RICHARDSON, Texas — The annual Lennox Home Energy Report Card survey found the majority of homeowners are attempting to conserve energy, but many are still looking to do better. The survey found that 98 percent of homeowners are trying to conserve energy in some fashion, to either help save money and/or protect the environment. Homeowners give themselves above average marks in energy conservation; half of homeowners (50 percent) gave their household a “B” when grading their household energy efficiency, while less than one third (19 percent) gave themselves a “C.”

“Though most people make an effort to be energy efficient year-round, the summer season makes it a more top-of-mind issue, given that electricity bills are on the rise and homeowners are starting to feel it in their pocketbook,” said Lennox energy efficiency expert Bobby DiFulgentiz. “The Lennox Home Energy Report Card survey found that homeowners think they are doing a pretty good job at finding ways to eliminate energy eaters and save money in the long run, but there is still more that can be done. A few simple actions can help homeowners increase comfort and cut costs without investing a lot of time and effort.”

Homeowners shared their efforts on conserving energy at home, which include changing air filters regularly (84 percent), turning down the temperature on the hot water heater (68 percent), utilizing programmable thermostats (60 percent), and unplugging electronics when not in use (50 percent, up 6 percent from 2013). More homeowners are willing to replace old, inefficient HVAC units with a more efficient model (59 percent, up 9 percent from 2013) and use solar energy to power appliances (24 percent, up 4 percent from 2013) than last year. Although solar energy installations and newer HVAC systems are investments in the home, homeowners are seeing past the sticker price and realizing the long-term benefits of more significant upgrades and changes.

More people than in past years (39 percent, up 9 percent from 2013) said they would turn off their air conditioning system completely, an action that actually may earn a failing grade.

“While turning off your air conditioning or heating system seems like a good idea in theory, it is really making your unit work overtime,” said DiFulgentiz. “This can actually decrease energy efficiency and counteract any potential savings because the system has to work much harder and run longer to cool the home. Installing a smart programmable thermostat — one that allows users to adjust the temperature in a home from anywhere through a website or app, such as the Lennox iComfort Wi-Fi — is a good solution to help balance comfort and efficiency while maximizing savings.”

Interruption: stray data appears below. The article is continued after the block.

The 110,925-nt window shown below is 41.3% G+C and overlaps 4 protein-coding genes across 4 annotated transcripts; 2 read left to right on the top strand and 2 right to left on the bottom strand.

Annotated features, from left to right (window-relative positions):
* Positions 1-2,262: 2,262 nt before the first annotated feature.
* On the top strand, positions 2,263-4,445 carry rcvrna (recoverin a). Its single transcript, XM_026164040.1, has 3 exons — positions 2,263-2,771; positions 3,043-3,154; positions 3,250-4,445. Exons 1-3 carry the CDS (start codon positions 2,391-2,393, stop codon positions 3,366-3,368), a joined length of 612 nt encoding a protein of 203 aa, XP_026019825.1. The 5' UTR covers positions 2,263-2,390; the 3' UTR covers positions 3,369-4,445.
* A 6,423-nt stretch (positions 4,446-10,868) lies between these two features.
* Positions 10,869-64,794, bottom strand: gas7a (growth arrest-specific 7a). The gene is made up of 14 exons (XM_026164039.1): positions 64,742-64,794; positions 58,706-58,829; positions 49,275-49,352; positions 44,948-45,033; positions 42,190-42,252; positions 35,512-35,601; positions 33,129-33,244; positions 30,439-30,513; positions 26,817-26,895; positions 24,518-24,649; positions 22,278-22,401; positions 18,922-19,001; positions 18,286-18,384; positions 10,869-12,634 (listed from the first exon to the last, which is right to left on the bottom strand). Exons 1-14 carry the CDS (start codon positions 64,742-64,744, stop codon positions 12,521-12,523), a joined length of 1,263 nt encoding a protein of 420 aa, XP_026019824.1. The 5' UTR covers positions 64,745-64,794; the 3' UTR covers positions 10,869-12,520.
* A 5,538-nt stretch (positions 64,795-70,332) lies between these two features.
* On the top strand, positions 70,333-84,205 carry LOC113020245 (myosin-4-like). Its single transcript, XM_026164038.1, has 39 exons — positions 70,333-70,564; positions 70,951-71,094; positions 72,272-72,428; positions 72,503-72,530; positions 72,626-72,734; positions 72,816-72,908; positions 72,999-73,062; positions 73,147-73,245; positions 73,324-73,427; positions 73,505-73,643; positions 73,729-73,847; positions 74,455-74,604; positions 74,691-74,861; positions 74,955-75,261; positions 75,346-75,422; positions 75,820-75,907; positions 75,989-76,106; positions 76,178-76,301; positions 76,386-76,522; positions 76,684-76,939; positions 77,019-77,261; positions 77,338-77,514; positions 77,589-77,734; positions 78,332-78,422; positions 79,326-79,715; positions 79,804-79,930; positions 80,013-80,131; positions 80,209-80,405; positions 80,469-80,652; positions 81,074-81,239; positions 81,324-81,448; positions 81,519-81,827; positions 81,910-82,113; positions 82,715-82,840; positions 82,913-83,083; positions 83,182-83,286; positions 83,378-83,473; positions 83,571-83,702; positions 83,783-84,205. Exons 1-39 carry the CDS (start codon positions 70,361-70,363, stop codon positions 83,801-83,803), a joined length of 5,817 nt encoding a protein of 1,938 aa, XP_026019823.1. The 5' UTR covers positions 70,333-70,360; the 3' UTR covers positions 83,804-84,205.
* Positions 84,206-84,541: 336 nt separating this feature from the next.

Although homeowners are “going green,” more than half (56 percent) conserve energy to save money, while protecting the environment is the driving force of others (36 percent).

Homeowners ease their guilt about energy usage by recycling and reusing. Nearly all homeowners (98 percent) are participating in eco-friendly activities, such as recycling paper, aluminum or glass (87 percent), reusing water bottles (72 percent), buying local or organic produce (65 percent), planting trees (62 percent), using mass transportation/carpooling (26 percent), or driving a hybrid car (13 percent).

Changes in weather aren’t the only reason homeowners are motivated to crank up (or down) the a/c. Homeowners are making a conscious decision to adjust the thermostat when performing everyday activities as well.

The Lennox Home Energy Report Survey indicated homeowners are adjusting their temperature when sleeping (66 percent), entertaining (49 percent), exercising (26 percent), cooking (25 percent), and when making love (20 percent). Altering the temperature while doing these activities can ensure homeowners earn an “A” in comfort, even if it means spending a little more on the electric bill.

The survey found the majority of homeowners are more willing to turn off their TV (25 percent) than shut off their air conditioner (17 percent). However, what homeowners would unplug varied by region. In the South, where the heat can be unbearable and a homeowner’s air conditioner is vital during the summer, only a few (7 percent) said they would turn off their air conditioner, while more (29 percent) would prefer to turn off their television.

“In certain areas during the summer, specifically the South, a central air conditioning system is imperative to get through the heat of season,” said DiFulgentiz. “Saving energy is important, but maintaining a comfortable household can trump almost everything else when homeowners consider what they can and can’t live without. And with an efficient cooling system, they can have both.”

When asked how willing homeowners were to turn the thermostat up to save $50 a month on their utility bill, one in three (32 percent) would be willing to raise their thermostat three to six degrees, while two in 10 would not go any higher than one or two degrees.

“Since comfort is key for many homeowners during the summertime, few are willing to raise the thermostat to save significant cash,” said DiFulgentiz. “Luckily, homeowners can save as much as 1 percent for each degree the thermostat is raised if the setback period is eight hours long. Ceiling fans are another great way to keep cool and save during the summer since fans allow homeowners to raise the thermostat by four degrees Fahrenheit with no reduction in comfort.”

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Publication date: 6/30/2014

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